Sea level rise is one of the most important causes of global shoreline erosion. If the coastline is developed, shoreline armoring is often used in an effort to save the buildings from the eroding shoreline. Once this begins, the beaches will degrade and eventually be lost. In the long-term, however, these armoring efforts are in vain. The ocean will continue to rise as the rate of sea level rise is expected to increase as the Greenland and Antarctic ice sheets continue to degrade. The situation is made worse now because beach houses and condominiums are being built closer to the ocean than they were 25 years ago. Many of us are familiar with images of large beach houses about to fall victim to the oceans simply from daily erosion accelerated by the ever rising sea.

The work of the Santa Aguila Foundation will emphasize the impacts of sand mining and shoreline armoring: the first because the effects of sand mining have been largely ignored on a global scale and the latter due to its overwhelming negative impacts on the world’s beaches.


Surfing in / Inform

As Sea Ice Melts, Storm Surges Batter Arctic Coasts

arctic-ship

As each Arctic summer brings less sea ice, two new studies warn of major changes, from devastating storm surges to huge increases in shipping.

No comments

Liberia: ‘Illegal’ Sand Mining, Sales

hong-kong-sand-barge

Investigation by a liberian newspaper has revealed that the Ministry of Lands, Mines & Energy is in flagrant violation of the 2010 Investment Act of Liberia by granting sand mining licenses to Chinese companies.

No comments

Whales Benefit From Action On Ocean Noise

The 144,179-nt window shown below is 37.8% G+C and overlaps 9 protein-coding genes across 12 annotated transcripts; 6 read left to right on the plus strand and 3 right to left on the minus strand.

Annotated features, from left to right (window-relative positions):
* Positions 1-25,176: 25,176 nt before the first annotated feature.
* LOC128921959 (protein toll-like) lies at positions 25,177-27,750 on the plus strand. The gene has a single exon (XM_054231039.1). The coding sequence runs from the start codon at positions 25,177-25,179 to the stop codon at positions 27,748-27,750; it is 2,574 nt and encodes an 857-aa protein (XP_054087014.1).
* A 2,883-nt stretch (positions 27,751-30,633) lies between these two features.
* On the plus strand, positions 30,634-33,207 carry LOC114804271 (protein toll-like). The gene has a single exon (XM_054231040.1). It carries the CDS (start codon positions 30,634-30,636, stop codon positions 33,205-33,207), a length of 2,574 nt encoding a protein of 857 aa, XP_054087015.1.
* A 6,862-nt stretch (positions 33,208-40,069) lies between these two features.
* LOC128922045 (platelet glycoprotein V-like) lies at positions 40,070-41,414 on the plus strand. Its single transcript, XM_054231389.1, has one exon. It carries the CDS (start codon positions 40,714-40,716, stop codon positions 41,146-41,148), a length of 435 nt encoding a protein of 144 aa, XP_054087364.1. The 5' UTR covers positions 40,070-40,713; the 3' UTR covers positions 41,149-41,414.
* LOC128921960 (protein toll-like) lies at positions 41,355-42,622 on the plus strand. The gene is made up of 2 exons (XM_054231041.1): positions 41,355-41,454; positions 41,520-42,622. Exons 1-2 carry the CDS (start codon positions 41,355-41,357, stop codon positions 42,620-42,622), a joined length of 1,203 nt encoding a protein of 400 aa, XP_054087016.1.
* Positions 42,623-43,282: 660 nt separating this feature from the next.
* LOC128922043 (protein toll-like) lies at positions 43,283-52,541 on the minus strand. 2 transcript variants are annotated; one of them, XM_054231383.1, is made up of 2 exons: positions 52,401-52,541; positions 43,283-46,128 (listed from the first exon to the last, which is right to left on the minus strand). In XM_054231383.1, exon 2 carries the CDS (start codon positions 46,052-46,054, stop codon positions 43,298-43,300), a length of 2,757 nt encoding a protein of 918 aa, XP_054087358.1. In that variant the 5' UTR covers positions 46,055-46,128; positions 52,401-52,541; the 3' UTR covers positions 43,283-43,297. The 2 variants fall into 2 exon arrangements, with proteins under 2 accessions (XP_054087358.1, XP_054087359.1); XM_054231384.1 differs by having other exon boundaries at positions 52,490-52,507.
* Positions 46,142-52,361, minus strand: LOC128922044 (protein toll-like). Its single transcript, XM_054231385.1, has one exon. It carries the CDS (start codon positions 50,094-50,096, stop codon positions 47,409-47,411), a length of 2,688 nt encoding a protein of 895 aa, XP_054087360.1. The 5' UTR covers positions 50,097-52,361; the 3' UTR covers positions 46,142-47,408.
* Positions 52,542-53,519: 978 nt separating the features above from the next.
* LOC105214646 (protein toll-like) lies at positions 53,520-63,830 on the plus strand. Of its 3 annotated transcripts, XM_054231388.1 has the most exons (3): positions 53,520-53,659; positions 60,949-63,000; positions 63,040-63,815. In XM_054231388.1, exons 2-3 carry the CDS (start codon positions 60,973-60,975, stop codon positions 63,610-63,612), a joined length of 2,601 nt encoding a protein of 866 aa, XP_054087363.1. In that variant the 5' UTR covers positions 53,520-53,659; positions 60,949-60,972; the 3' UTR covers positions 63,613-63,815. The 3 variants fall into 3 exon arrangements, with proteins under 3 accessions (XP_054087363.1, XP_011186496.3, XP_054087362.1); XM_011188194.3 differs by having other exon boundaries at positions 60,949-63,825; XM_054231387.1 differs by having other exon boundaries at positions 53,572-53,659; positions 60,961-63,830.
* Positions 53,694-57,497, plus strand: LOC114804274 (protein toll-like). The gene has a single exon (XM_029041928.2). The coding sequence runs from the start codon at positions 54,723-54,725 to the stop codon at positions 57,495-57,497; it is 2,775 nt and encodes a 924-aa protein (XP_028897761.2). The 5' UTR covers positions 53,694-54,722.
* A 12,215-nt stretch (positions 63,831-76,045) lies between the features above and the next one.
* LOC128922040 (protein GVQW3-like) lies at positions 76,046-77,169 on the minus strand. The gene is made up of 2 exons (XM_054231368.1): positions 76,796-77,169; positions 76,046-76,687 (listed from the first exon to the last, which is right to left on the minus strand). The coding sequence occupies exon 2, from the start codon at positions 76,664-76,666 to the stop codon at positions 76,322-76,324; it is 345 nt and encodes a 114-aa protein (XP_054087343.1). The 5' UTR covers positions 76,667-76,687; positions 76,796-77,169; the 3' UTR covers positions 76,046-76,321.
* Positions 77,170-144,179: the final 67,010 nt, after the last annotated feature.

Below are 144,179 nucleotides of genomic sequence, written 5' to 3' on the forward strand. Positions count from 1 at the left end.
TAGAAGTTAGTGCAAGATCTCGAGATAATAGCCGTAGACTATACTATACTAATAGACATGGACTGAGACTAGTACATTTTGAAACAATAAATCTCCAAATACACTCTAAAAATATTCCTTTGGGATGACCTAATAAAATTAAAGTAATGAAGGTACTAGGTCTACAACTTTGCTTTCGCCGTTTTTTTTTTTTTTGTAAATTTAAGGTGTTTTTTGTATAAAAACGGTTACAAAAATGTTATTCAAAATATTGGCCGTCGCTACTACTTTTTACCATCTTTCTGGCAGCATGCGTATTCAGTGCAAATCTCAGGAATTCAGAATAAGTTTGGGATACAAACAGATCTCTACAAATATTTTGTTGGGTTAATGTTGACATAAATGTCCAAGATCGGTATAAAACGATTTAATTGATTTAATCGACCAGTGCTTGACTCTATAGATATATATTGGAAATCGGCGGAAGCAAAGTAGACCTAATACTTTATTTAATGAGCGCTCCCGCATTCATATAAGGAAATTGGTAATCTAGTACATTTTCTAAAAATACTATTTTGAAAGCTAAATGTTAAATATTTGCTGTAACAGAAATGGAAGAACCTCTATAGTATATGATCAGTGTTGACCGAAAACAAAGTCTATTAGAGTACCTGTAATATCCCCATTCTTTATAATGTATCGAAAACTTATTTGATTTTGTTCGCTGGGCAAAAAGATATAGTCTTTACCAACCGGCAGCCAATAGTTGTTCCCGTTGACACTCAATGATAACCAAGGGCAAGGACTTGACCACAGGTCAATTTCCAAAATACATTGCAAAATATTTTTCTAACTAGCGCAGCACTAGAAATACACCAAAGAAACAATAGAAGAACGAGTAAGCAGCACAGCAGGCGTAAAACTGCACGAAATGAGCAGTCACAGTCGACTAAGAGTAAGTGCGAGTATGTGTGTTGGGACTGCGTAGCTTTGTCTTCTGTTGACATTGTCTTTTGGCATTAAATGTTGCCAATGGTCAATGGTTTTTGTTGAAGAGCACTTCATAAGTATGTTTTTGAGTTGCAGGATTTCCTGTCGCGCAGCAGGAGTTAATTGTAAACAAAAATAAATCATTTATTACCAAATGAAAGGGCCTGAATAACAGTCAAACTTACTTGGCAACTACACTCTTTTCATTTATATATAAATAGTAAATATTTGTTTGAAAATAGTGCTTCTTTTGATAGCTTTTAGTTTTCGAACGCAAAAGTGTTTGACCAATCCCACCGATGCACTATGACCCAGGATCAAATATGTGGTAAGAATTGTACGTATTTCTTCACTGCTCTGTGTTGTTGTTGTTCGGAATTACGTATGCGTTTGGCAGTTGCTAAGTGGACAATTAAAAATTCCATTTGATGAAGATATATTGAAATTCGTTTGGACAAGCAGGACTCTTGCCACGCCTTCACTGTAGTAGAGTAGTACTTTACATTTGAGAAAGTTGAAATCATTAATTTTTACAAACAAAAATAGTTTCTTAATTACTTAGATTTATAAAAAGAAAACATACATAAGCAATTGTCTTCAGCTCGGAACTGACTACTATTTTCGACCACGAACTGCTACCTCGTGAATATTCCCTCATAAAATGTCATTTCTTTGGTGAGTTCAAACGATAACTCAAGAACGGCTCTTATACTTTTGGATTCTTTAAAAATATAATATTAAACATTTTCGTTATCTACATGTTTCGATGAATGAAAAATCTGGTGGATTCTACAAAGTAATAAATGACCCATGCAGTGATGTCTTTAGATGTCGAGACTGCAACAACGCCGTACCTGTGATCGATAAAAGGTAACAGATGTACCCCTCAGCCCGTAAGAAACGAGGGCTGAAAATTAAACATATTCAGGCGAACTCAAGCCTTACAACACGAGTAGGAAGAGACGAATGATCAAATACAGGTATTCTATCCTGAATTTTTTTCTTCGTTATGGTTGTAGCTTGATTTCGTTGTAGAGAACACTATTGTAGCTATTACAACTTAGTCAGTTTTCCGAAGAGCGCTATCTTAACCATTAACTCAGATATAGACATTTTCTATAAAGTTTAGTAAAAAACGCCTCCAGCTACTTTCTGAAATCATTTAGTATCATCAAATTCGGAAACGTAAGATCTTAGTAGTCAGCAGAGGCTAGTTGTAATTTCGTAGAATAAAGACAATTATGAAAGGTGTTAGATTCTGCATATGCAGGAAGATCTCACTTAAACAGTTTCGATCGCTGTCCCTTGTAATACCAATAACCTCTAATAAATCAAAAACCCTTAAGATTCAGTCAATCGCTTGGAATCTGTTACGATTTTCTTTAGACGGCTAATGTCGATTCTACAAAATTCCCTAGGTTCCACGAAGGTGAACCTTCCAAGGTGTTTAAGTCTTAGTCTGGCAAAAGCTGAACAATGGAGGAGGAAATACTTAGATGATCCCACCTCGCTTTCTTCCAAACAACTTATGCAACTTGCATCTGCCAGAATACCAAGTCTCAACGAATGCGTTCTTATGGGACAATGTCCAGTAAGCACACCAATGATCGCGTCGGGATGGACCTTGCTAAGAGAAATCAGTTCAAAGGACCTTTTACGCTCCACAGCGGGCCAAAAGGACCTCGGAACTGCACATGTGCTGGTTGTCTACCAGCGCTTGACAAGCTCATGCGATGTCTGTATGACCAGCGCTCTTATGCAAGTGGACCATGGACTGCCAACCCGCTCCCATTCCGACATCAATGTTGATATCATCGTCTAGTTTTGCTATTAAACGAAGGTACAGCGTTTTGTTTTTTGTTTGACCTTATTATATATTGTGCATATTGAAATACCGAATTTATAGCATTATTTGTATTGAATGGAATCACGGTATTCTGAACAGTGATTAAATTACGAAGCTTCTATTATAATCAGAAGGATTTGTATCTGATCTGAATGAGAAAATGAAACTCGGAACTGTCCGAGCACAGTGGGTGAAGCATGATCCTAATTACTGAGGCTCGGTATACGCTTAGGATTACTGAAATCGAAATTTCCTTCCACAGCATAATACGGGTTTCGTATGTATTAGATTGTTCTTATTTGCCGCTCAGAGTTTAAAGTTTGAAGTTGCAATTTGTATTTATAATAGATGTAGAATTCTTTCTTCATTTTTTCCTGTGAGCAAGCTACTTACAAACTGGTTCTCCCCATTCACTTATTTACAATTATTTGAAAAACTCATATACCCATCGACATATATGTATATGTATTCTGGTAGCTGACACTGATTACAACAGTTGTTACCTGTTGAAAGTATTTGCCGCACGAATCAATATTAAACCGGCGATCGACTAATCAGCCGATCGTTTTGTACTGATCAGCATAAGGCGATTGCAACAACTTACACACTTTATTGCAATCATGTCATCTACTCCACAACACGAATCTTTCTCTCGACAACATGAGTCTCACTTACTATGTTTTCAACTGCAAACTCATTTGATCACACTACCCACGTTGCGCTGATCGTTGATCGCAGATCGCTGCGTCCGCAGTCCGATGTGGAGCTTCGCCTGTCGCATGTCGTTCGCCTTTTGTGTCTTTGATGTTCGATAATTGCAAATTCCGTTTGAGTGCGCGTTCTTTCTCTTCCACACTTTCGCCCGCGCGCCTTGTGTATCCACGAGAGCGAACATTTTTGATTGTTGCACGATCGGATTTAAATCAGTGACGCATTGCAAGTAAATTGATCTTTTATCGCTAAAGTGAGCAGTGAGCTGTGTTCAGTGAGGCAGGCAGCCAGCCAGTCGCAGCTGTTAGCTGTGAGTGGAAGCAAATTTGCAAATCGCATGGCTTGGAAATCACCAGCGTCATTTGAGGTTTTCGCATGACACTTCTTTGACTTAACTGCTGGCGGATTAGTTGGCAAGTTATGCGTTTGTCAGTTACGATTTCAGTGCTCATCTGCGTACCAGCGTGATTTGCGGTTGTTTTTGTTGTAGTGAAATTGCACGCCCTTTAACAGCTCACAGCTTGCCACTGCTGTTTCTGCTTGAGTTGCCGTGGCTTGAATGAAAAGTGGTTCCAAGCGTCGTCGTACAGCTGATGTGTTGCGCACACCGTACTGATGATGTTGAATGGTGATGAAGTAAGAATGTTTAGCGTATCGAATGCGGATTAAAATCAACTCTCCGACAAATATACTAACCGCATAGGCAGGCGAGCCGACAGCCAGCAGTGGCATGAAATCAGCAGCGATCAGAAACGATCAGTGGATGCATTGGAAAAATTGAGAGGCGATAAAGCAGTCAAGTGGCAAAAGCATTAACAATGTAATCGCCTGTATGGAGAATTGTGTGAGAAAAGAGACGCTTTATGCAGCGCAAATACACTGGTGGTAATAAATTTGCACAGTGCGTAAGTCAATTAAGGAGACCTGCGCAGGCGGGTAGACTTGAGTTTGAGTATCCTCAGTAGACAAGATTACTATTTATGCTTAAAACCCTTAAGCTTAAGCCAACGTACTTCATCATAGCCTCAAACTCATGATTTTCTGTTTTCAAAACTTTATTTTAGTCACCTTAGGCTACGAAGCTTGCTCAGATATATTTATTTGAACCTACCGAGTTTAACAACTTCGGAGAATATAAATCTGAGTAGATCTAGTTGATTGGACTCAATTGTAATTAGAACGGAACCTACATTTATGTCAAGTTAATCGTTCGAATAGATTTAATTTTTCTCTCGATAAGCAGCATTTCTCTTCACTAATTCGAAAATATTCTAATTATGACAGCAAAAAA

singing-whales

Scientists are working to reduce the noise levels experienced by whales from North Atlantic shipping.

No comments

Madang Lagoon, Papua New Guinea

elephant-ear-sponge-madang

A vast array of new species was recently discovered in the world’s most spectacular reef you’ve never heard of, Madang Lagoon in Papua New Guinea.

No comments

US East Coast Regions Sensitive to Ocean Acidification

design-e-c

A continental-scale chemical survey in the waters of the eastern U.S. and Gulf of Mexico is helping researchers determine how distinct bodies of water will resist changes in acidity. Coastal ocean acidification occur when excess carbon dioxide is absorbed by, flushed into or generated in coastal waters, setting off a chain of chemical reactions that affects ecosystems.

No comments

Shark Kills Number 100 Million Annually

shark

The most accurate assessment to date of the impact of commercial fishing on sharks suggests around 100 million are being killed each year.

No comments

Castletown Bay Cleared Of Rubbish By Volunteer Group, UK

castletown-bay-uk
News, Pollution
Mar
2

A half-mile stretch of coastline in the south of the Isle of Man has been completely cleared of litter by a local beach cleaning organisation.

No comments

Litter found in deep sea survey of one of Earth’s final unexplored realms

marine-debris
News, Pollution
Feb
28

A glimpse into one tiny nook of the vast ocean depths uncovered two drink cans, one bottle, and a rusty food tin.

No comments

Sand-Mining Threatens Homes And Livelihoods In Sierra Leone

beach-sand-mining-sierra-leone1
News, Sand Mining
Feb
27